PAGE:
Obelisk In Action Trending

Legal500 Award for Obelisk CEO, Dana Denis-Smith

The year 2019 starts on a high note for Obelisk Support CEO and founder of The First 100 Years project, Dana Denis-Smith, after 2018 saw her voted LexisNexis Legal Personality of the Year. On 6 February 2019, she received an Outstanding Achievement in Legal Services prize from the Legal 500. The Legal 500 UK Awards recognise and reward the best in-house and private practice teams and individuals, with over 50,000 interviews conducted to ascertain the winners.

Taking place the same evening as the 20th anniversary reception of LegalWeek by Hyde Park (which we at Obelisk Support also attended), the Legal500 UK Awards in the heart of the City of London was a great gathering of ‘winners’ and got together the key players in the sector – across the profession from in-house to law firms and barristers chambers – for a night of celebration.

Gender Equality in the Legal Profession

At the Legal500 UK Awards 2019 last night, the Legal500 made a public commitment to the promotion of diversity in their rankings and encouraged firms in the room to put forward more women and people from minority backgrounds for consideration.

Legal500 UK Editor, Georgina Stanley, said that if firms do not put forward women and people from minority backgrounds then they “risk being an echo chamber for the status quo”. In an industry where gender balance remains a big issue, all of us legal professionals also serve as role models for future generations of women.

They showed their support for the centenary of women in the legal profession this year by awarding all the Outstanding Achievement Awards to women: Penelope Warne (CMS), Julia Salasky (CrowdJustice), Nilufer von Bismarck (Slaughter and May), Sharon White (Stephenson Harwood), Baroness Shackleton of Belgravia LVO (Payne Hicks Beach), Sandra Wallace (DLA Piper), and Dana Denis-Smith of Obelisk Support and the First 100 Years project.

Interestingly, all the awards for women were given by men. Surely, an area to improve on in the future.

Outstanding Achievement in Legal Services: Dana Denis-Smith

Every member of the audience received a booklet upon arrival listing 2019 winners, booklet which included a feature on the women being recognised for their outstanding achievements in legal services. This is what the feature on Dana Denis-Smith read:

“As the founder and CEO of Obelisk Support and as the founder of the First 100 Years project, Dana Denis-Smith has put her desire to help women succeed in law at the core of her professional life. The former lawyer and journalist founded Obelisk Support in 2010 to help City lawyers – especially mothers –to work flexibly around their family and other commitments, while simultaneously providing businesses with flexible access to lawyers. The company now serves clients including BT and Goldman Sachs. In 2014, she founded the First 100 Years project to chart the history of women in law and celebrate their achievements. 2019 marks 100 years since the Sex Disqualification (Removal) Act 1919 was enacted, allowing women to enter the professions.”  

Reflecting on her award, Dana Denis-Smith says, “I was extremely pleased that the Legal500 put the spotlight on women in law and was very honoured to be in the company of some incredible women leaders of the last 25 years.”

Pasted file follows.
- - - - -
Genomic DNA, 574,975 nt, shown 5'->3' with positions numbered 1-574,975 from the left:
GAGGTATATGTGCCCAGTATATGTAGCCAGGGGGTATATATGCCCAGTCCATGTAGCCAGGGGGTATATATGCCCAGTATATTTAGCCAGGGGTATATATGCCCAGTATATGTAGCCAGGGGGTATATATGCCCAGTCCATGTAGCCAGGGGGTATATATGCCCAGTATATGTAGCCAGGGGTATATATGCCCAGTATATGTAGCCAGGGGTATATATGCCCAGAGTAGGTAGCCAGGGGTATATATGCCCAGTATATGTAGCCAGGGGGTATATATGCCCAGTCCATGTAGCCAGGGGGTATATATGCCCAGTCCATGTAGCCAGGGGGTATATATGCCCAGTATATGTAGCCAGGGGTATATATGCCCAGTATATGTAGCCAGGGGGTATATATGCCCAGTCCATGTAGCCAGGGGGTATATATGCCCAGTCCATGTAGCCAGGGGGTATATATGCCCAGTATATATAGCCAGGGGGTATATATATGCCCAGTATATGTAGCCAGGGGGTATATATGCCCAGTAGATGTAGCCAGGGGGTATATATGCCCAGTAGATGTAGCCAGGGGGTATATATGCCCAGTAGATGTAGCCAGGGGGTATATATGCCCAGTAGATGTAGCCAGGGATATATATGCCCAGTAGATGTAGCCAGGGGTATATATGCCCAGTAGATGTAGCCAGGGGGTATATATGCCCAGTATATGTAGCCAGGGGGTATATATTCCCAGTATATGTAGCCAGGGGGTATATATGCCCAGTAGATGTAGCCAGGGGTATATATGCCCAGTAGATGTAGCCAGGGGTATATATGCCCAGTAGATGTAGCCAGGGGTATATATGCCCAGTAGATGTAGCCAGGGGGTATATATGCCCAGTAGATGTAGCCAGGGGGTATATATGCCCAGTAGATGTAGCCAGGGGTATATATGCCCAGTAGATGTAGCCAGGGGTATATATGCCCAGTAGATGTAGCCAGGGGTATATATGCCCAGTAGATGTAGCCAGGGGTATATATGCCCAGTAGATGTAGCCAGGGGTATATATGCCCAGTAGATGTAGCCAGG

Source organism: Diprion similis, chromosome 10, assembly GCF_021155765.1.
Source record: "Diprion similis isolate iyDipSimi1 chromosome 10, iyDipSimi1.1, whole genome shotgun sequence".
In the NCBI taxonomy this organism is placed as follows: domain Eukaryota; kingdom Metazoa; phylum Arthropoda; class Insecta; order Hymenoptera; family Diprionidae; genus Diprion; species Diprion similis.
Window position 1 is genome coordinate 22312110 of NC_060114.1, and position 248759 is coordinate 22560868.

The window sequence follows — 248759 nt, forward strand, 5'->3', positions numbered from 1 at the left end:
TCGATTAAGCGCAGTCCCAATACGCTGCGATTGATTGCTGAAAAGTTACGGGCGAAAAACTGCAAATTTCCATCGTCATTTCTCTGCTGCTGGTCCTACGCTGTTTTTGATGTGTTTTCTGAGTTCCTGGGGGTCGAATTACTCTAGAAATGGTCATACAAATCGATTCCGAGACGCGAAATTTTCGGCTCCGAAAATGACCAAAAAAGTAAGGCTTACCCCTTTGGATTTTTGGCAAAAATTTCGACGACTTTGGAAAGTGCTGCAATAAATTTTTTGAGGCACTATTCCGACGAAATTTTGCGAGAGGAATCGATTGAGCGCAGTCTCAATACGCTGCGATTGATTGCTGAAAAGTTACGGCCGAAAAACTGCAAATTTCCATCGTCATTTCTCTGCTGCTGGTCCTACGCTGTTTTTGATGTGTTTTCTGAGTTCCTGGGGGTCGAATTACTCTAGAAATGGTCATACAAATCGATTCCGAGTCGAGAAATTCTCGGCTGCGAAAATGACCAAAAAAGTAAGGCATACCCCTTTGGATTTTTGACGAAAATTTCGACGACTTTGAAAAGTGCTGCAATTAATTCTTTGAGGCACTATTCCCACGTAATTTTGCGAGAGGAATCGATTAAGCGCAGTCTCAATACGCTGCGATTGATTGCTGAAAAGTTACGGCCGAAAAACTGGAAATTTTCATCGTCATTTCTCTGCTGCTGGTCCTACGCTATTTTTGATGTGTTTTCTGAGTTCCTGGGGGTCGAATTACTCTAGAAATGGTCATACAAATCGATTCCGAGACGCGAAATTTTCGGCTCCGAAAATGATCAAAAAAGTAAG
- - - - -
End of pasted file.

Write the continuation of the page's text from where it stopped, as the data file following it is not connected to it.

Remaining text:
Legal500 Award Ceremony

Legal 500 Award Ceremony 2019

This year’s Legal 500 award took place in the magnificent 14th-century Great Hall of Guildhall in London, a medieval jewel of architecture with stained glass windows. The turnout was fantastic, a lot of smiles and tinkering glasses. The Legal 500 team took the stage expressing how we should promote diversity within our legal teams, especially individuals from BAME backgrounds.

Partner Charity: Save the Children

Legal 500 awards

It was a delight to have the Legal500’s partner charity, Save the Children at the awards. The silent auction included a Darth Vader portrait as well as a £400 red wine set (lawyers know their wines), and whoever contributed to the charity could see how their contributions helped the children thanks to a virtual reality stand showcasing real-time contributions. It was truly a heart warming and eye-opening experience.

2019 Winners

We were thrilled to see familiar names in the cohort of 2019 winners, including many clients such as Linklaters in Corporate/Commercial, Goldman Sachs in Banking, BT in CSR & Employment, Ocado and ASOS in Retail and O2 Telefonica in Telecoms.
We were also very proud to see names associated with Obelisk Support’s partner charity, The First 100 Years, including Sandie Okoro of the World Bank.

Congratulations to them!

For a full list of winners, click here.

Making Work, Work Trending

Lawyers Who Are Changing the World For the Better 2019: Call for Nominations

There are countless unsung heroes throughout history that are deserving of greater recognition and appreciation. At Obelisk Support, we strive to shine a light on remarkable lawyers who are positively impacting the world via our legal blog, The Attic.

In 2018, we celebrated lawyers who are changing the world for the better and who are using their skills to give back to the community and to create a positive impact on the planet.

Nominations for the 2019 list are now open!

Join us in celebrating the contributions and achievements of other lawyers who share the same positive values and change society and the planet for the better.

Who Deserves to be Recognised?